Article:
Gemstones are treasured because they effortlessly fit into different settings. They are most famous in the jewellery industry. But they can also decorate plates, combs, weapons, and religious or ceremonial objects.
Once upon a time, there was nothing like lab-grown gemstones, and everyone who wore one gem or the other must have purchased it from a jewellery artisan. However, this is no longer the case today, as real gemstones can now be created from scratch in laboratories. This, in itself, is an indicator of much the gemstone industry has evolved.
Gemstones are minerals used to create jewellery and decorative objects. They come in different shapes, sizes, textures, and colours. Some of the most popular gemstones are diamond, emerald, pearls and sapphire. Based on origin, gemstones are classified into two: Natural gemstones and lab-grown gemstones.
Natural gemstones originate from the earth’s crust and are produced without external influences. These gemstones take on different shapes and occur in different forms depending on the stone it is. They could be found in the earth’s mantle, along the tectonic plate subduction zone, and at Asteroid impact sites.
What Are Lab-Grown Gemstones?
Lab-grown gemstones, such as those produced by BIRON®, do not occur naturally in the earth’s crust. They are created in a controlled environment that mimics the conditions in which the earth’s crust manufactures the desired stone.
The trend of creating gems artificially has a rich history dating back to 1797, when scientists first discovered that diamonds were essentially carbon. This led to years of research aimed at replicating the gemstone, which ultimately bore fruit in 1954. Today, these artificially created gems have gained popularity and are in high demand.
After Lavoisier and Tennent’s experiments proved that diamond was carbon, the General Electric laboratories started work in the 1940s. Due to World War II, however, the project had to be suspended for some years.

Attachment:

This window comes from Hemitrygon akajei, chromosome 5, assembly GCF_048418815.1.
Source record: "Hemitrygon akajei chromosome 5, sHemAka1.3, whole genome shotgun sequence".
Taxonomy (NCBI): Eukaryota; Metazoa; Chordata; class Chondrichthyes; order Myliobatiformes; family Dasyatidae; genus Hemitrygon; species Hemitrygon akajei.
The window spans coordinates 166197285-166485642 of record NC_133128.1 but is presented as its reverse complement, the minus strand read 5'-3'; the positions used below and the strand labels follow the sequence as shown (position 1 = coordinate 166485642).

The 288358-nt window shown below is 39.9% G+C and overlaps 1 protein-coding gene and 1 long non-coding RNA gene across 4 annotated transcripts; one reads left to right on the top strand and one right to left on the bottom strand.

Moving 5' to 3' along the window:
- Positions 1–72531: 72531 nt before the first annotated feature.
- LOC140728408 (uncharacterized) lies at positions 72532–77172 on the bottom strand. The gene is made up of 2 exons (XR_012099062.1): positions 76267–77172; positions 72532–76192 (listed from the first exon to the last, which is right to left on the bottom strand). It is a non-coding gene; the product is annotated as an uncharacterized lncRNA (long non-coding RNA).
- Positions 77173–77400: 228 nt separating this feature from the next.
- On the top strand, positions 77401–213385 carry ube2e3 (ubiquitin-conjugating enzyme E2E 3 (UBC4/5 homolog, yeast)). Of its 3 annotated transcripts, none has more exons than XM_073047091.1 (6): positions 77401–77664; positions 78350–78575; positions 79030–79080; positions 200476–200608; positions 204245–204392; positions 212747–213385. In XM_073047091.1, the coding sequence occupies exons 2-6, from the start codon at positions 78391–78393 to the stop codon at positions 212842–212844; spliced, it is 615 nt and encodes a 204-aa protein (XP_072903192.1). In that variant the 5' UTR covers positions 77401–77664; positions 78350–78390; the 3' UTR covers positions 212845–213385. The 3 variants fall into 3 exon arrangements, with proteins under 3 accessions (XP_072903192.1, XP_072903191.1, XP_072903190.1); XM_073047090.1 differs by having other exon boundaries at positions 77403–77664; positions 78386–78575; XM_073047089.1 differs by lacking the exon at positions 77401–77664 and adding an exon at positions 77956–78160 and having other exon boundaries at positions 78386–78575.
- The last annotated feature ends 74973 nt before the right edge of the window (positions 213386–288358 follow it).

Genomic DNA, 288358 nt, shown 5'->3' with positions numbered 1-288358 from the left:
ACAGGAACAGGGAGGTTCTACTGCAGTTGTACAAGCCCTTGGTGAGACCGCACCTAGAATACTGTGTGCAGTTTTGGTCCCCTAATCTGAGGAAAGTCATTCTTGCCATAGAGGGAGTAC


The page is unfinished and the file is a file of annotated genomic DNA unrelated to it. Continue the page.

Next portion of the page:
During the project, which they called “Project Superpressure”, they subjected small seed crystals to temperatures as high as 1600°C. The pressure for the projects was put to 100,000 atm. In one of their devices, they dissolved graphite, iron, nickel and cobalt. These extra metals were introduced to catalyse the transformation of graphite to diamond.
After the project, the resulting substance broke the cutting tools used. After thorough research, they discovered they had come up with a diamond. Herbert Strong, Howard Tracy Hall, and a team of other scientists were given credit for this discovery.
Even though the General Electric laboratories succeeded in making diamonds, the created stones were too small for gem use. Instead, these precious stones were used for industrial purposes. As research advanced, however, laboratories created gem-quality crystals in 1971.
The set of diamonds produced at the time contained too many inclusions and were too yellow. Hence, making it difficult for such breeds to compete with natural diamonds. After further research, the team discovered the discolouration resulted from excess Nitrogen. After further adjustments, they were able to arrive at a colourless diamond.
Since then, the production process for lab diamonds has been evolving rapidly. Many more improvements have been made, alongside new discoveries and projections for even better production procedures in the nearest future.
How Are Lab-Grown Gemstones Made?
Lab-grown gemstones are created by mirroring the processes that occur within the earth’s crust. The production of lab diamonds occurs in a controlled laboratory and often involves two distinct methods:
- High Pressure, High Temperature (HPHT)
- Chemical Vapour Deposition (CVD)
In this method, crystal diamond seeds are placed in carbon and exposed to high temperature and pressure. These extreme temperatures and pressure mimic the temperature and pressure below the earth’s crust. Consequent to the high temperature and pressure, the carbon breaks down, melts, and leaves a crystallized stone when it cools.
Chemical Vapour Deposition is a process in which a thin slice of diamond seed is used to build a bigger one. In the CVD method, a stone slice is heated in a chamber filled with carbon-rich gas at high temperatures. This chamber is usually sealed, and the temperature is high enough to break down the carbon gas. As the procedure continues, tiny layers of diamond form on the seed until it becomes a bigger stone.
Over the years, lab-grown gemstones have come to play a significant role in the jewellery industry. As more research is done, more efficient processes are developed to reduce costs and maximize the production process. Lab-made gemstones are cheaper, more durable, and identical to natural gemstones. Additionally, natural gemstones possess all the features and characteristics of natural gemstones. Hence, you need not break the bank to own a gemstone.